Bandage your horse’s leg to provide protection and support while she is working, resting, or recovering from an injury. Large animal veterinarians recommend wrapping a horse’s leg to provide support for her tendons, to reduce swelling, and to protect her from further injury. The process isn't too complicated, but it's important to get it right.
Method One of Six:
Preparing to Bandage the LegEdit
1Select the right type of bandage for your horse. Your horse will need different bandages for riding and for standing in the barn. Make sure your bandage is at least 2”. If your horse is very large, you may need a wider bandage. Stretchy bandaging makes wrapping the bandage easier and allows your horse some flexibility.
- Have a variety of bandages available. Fleece, flannel, cotton, and self-adhesive bandages are all available. Your horse may prefer certain bandages over others.
- Your vet may also recommend when to use what type of bandage.
2Watch a veterinarian bandage a leg first. It’s crucial that you not skip this step! Improperly applied bandages can cause serious injury to your horse.
3Practice by wrapping the bandage around a chair leg. Make sure that you are able to bandage a chair leg correctly before you try on your horse.
- Consider practicing on the leg of a willing human volunteer instead.
4Ask an experienced friend to hold the horse’s leg the first time. Wrapping a bandage can sometimes be a two-person job even for professionals. Make sure you have someone to help you your first few times.
- Having another person will also help keep your horse calm.
- Never wrap a horse’s leg without knowing how to do it properly!
6Clean any open wounds on the leg. Ask a veterinarian to demonstrate the proper technique. Always make sure a wound is cleaned, rinsed, dried, and dressed before bandaging.
- You can usually use “tamed iodine” (betadine) or chlorhexidine scrub to clean wounds. Consult with your vet to see what solution is best for your horse.
- Ask a veterinarian for help with deep wounds.
- Don’t wrap your horse’s leg if s/he has a leg injury that has not been properly treated.
7Make sure the leg is dry. Leaving the skin damp can cause irritation. If your horse has a wound, a damp leg will also prevent healing. Use a soft, clean cloth to dry the leg.
- Brush the horse’s leg. Smooth down the hair on the horse’s leg until it lies flat.
8Apply antibiotic to a wounded leg. If you’re bandaging a wound, apply a topical antibiotic ointment, such as silver sulfadiazine or triple antibiotic cream.
- Consult with your vet before applying ointment. Your vet may have specific recommendations depending on the situation.
- Apply a non-stick sterile pad over the wound.
Method Two of Six:
Wrapping a Basic BandageEdit
1Select the correct bandage. Choose a strong bandage, such as a quilt bandage or a polo bandage with Velcro. Make sure it’s clean.
- Stretchy bandaging can be helpful, but make sure that you don’t pull it too tight as you wrap.
3Wrap your horse’s leg from the inside around the front of the leg. Wrap clockwise on the right legs and counterclockwise on the left legs.
- Don’t wrap the bandage too tightly. This can cause pressure points or injury to your horse’s tendons.
- Don’t wrap the bandage too loosely. Loose bandages may fall off or cause your horse to get tangled up.
- Don’t place the bandage over joints.
5Apply smooth, uniform pressure. Exert just enough pull to stretch the fabric to half its maximum extended length.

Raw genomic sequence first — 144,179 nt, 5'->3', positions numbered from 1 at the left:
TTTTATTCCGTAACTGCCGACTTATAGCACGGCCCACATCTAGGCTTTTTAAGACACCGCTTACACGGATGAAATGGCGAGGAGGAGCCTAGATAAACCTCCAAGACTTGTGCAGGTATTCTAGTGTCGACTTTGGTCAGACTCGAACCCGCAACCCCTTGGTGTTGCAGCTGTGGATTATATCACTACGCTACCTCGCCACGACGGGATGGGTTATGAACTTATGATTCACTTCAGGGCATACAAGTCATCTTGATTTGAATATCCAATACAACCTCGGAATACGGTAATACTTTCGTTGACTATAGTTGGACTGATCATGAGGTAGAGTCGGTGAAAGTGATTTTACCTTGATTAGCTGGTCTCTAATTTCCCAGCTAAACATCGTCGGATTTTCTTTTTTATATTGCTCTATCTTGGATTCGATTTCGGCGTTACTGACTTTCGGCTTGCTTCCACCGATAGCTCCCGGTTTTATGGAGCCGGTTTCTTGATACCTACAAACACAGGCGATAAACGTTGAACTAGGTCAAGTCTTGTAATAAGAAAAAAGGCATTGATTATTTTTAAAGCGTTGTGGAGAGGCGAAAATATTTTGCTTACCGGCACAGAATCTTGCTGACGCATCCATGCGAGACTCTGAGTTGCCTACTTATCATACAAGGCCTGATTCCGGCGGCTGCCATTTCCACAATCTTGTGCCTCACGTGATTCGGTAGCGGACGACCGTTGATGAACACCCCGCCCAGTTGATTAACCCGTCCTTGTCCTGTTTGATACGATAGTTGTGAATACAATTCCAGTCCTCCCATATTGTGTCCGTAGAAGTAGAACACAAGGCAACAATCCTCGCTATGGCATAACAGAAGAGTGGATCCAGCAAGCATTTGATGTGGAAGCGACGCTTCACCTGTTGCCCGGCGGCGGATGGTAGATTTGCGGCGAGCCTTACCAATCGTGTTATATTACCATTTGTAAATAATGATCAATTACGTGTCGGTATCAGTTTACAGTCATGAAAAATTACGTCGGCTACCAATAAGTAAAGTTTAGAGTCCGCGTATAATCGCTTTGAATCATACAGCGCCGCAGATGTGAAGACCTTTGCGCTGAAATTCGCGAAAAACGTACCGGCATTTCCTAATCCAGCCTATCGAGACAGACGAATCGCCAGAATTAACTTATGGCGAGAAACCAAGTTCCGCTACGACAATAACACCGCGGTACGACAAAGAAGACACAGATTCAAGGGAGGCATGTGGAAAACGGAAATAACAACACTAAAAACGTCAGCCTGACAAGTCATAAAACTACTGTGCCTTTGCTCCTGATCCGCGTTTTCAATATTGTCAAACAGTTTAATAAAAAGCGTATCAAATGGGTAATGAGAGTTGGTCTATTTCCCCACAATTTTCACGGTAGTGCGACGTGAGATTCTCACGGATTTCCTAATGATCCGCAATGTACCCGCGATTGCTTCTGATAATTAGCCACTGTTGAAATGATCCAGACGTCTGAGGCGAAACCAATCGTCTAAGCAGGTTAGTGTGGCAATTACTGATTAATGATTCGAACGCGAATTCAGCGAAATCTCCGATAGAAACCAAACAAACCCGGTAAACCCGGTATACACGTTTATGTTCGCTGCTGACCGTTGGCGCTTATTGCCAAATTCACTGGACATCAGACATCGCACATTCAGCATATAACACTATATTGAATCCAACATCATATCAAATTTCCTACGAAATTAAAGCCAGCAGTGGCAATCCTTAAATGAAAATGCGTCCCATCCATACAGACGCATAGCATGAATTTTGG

- Check your bandaging a few times as you wrap. You should be able to get two fingers under the bottom of the bandage and one under the top.
- Don’t leave any lumps or ridges underneath the bandage.
6Secure the wrap. An adhesive bandage can be helpful if dirt or debris tends to get underneath. You can also use bandage pins.
- Secure the wrap with masking tape or duct tape if needed. This can be helpful for bandages that will stay on for a while, such as standing or shipping bandages.
7Check to make sure that you bandaged the leg properly. Wait at least 15 minutes after bandaging the leg before doing the following:
- Leaving the horse in the stall.
Method Three of Six:
Applying Shipping WrapsEdit
1Apply shipping wraps to protect your horse’s legs while traveling. Shipping wraps can help protect your horse’s legs from injury while the horse is traveling.
- You may prefer to use shipping boots, especially if someone else is shipping your horse. Shipping boots go from the hock down to the hoof and provide extra protection.
2Wrap leg pads around the horse’s legs. Commercial quilted wraps are available, or you can use regular cotton to wrap a layer at least 1” thick. Thick padding offers your horse protection from bumps and injury.
- Soft materials are good because the shipping wraps will be on the horse for a while, and you don’t want your horse’s skin to get irritated.
- Apply the padding so that it is even and flat. Avoid large wrinkles or uneven layers.
- Make sure that the padding extends below the coronary band of the hoof. This is the small “ridge” that goes along the upper border of the hoof.
4Start wrapping at the inside of the cannon bone. This will be roughly just under the horse’s knee. Wrap the bandage in the same direction as the padding. This will help you avoid putting too much pressure on the tendons. Wrap the bandage downward, overlapping by about half the width each time.
- Use moderate tension when wrapping. You don’t want the wrap to be too tight, but you also don’t want it to loosen or fall off in transit. Your horse could trip or get tangled in loose bandages.
- Check for the appropriate tension by slipping your finger beneath the bandage. You should be able to get your finger in between the bandage and your horse’s leg without too much effort.
5Cover the horse’s lower leg. A shipping bandage will help protect your horse’s lower leg if it is applied correctly. It should cover the heels, coronary band, and lower leg.
- Make sure you wrap the bandage over the bulbs of your horse’s heels. This way, the bandage will not “ride up” during the trip.
6Wrap the bandage back up the leg. Following the same spiral motion, wrap the bandage back up the leg to just below the knee.
7Secure the bandage. Fasten the bandage with crossed bandage pins. For extra protection, wrap masking tape in a downward spiral around the leg.Advertisement